May 1, 2017

8 Fun Sports for Baby Boomers to Stay Fit

Although studies have found that staying physically active as you age helps prevent health problems, control chronic conditions and keep you mentally agile, spending hours on the treadmill can be dull. Sure, some folks like going to the gym. But others are looking for physical activities that allow for more social interaction.

Here are 8 fun sports that can help you stay fit and add fun to your life. Even if you already have a favorite sport, such as swimming or tennis, trying one of these novel activities can engage your body and your mind in new ways. You can invite a friend to try one of them with you, or you can join a group activity to meet new people.

1. Pickleball

Pickleball, one of the fastest growing sports in the country, is a combination of tennis, ping pong and badminton and is played on a court that looks similar to a small tennis court. The game can be played by two or four people and requires less running than tennis, making it easier for those with joint complaints or old injuries.

Pickleball tournaments can attract crowds of spectators and the sport is one of the most popular amenities offered at some active adult communities. The game is particularly enjoyable because its slower pace allows for plenty of time to socialize while staying active.

SEE ALSO: Pickleball: The Hottest Sport for Boomers

2. Badminton

If you’re looking for a more traditional racket sport, consider badminton. Its flexible pace means that it can be played by folks at all ages and skill levels. You can play against a friend or a team of friends, or you can join a league to meet new people. The equipment used is pretty basic: a net, a racquet and a shuttlecock. And if you’re playing for fun, you don’t even need a net.

3. Disc Golf

Traditional golf has long been associated with retirees and many active adult communities have a golf course. But if you are not a golfer or want to expand your sports repertoire, you can try “disc golf.” Instead of using golf balls and golf clubs, you throw a Frisbee® or “golf disc” from a tee area to a target area.

Like traditional golf, your goal is to land the disc in the target area with the fewest throws. But unlike traditional golf, you don’t need to spend money on golf clubs or greens fees. You just need to find a disc golf course. The game can be played by anyone of any age. It keeps you moving and concentrating, which benefits your body and your mind.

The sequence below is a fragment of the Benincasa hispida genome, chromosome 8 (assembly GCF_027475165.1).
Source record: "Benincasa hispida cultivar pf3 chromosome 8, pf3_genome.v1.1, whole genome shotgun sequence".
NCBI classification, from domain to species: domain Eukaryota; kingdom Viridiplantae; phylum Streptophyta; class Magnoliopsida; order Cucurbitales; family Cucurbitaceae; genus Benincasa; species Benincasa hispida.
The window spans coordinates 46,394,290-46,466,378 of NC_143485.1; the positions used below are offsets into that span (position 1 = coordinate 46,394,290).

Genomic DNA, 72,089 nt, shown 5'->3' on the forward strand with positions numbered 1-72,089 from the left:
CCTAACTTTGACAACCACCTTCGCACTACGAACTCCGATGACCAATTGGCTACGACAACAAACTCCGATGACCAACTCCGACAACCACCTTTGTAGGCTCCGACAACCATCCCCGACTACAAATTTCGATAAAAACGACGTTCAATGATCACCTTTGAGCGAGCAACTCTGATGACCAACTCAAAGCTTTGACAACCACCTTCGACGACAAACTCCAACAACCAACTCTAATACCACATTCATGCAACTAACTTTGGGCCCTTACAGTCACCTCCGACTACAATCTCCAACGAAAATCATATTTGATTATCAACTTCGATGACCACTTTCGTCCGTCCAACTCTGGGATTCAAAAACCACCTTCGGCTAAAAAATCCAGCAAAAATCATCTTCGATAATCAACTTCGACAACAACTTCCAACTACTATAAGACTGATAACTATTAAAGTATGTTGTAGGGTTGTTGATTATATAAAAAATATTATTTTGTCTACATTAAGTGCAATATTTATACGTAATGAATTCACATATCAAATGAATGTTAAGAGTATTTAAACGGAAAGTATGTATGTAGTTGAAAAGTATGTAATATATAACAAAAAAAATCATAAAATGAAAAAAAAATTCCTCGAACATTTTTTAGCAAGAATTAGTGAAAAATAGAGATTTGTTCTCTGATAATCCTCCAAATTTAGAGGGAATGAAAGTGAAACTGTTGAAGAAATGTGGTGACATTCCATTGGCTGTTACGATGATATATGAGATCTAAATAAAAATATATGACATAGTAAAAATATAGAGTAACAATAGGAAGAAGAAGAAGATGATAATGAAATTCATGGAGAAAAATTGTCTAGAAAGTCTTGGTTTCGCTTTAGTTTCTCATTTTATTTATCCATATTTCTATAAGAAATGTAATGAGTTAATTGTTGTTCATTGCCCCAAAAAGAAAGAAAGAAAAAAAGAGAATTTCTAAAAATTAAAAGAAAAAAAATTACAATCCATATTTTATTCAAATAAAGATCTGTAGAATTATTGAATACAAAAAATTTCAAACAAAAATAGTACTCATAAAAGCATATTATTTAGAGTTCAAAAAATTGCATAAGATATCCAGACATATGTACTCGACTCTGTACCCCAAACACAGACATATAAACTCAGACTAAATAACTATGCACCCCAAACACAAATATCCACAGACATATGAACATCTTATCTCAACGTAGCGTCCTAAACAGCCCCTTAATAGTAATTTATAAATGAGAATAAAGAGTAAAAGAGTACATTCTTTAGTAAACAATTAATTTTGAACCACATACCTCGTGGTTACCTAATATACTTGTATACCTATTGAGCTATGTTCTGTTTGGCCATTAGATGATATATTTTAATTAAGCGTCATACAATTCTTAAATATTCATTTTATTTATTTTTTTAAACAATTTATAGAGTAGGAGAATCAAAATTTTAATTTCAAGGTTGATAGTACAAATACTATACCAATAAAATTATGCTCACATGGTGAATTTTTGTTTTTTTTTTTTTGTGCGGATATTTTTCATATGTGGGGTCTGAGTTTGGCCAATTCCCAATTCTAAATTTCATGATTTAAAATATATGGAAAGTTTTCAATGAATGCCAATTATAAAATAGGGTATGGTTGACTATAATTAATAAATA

4. Horseshoes

Pitching horseshoes has been popular for centuries, with evidence suggesting that people have been tossing horseshoes since the second century B.C. At the Camp David presidential retreat in Maryland, horseshoe pitching has been available to every president and visitor since the Eisenhower administration.

Although it might seem simple enough to just toss a horseshoe at a target, there are actually rules regarding throwing distance established by the National Horseshoe Pitching Association. Of course, if you’re just playing for fun, you don’t have to abide by those rules. Horseshoe sets are readily available and inexpensive, so you and your friend can set up your own game quickly.

5. Bocce

Bocce, which is somewhat of a cross between billiards and bowling, was first played during the time of the Roman Empire. Players roll or toss balls in order to land them closer to a smaller object than their opponent’s balls. A simple, easy-to-learn game, bocce can be played by individuals or teams. The balls are smaller and lighter than bowling balls and the court is smaller, too, which is why you sometimes find bocce in bars and restaurants, as well as in residential communities.

6. Walking Basketball

A quirky version of basketball that anyone can play, walking basketball was introduced in the UK in 2013. The game is basically what it sounds like: Regular basketball rules apply, but all the participants walk instead of run. The slower pace makes it easier for those who have joint issues in their hips, knees, or ankles and reduces the chance of (further) injury. You can play it on any basketball court. Best of all, even though you’re moving around and throwing and catching the ball, you’ll still have time to chat with your teammates.

7. Yoga

Yoga can help develop physical fitness in people with all sorts of conditions, including joint pain. Many practitioners rely on yoga to improve their strength, flexibility, and balance—three key factors of physical health. For example, flexibility can help increase blood flow to your muscles, prevent loss of mobility, and reduce chronic back pain.

Equipment costs are minimal in that you just need a mat (or a patch of grass if the weather is nice). As you become more advance, you might want to supplement with blocks and straps. Moves and positions can be modified to fit the skill levels of participants and many can be practiced without the help of an instructor.

8. Tai Chi

The slow-motion exercise known as Tai Chi, which is based on traditional Chinese martial arts movements, has been in existence since 3000 B.C. Tai Chi is similar to yoga in that the movements are low-impact and focus on building flexibility and muscle strength while lowering stress. There are numerous styles of Tai Chi and programs can be tailored to address specific health concerns, such as easing arthritis symptoms. Novices will need an instructor to show them the movements. Classes can be held indoors or outdoors and focus on constant slow movement and deep breathing.

Whether you want to try something more traditional like badminton or horseshoes or more unusual like disc golf or walking basketball, experimenting with new activities can help you keep your body and mind fit and add fresh faces and fun to your life.

READ MORE: 7 Ways to Stay Motivated to Exercise

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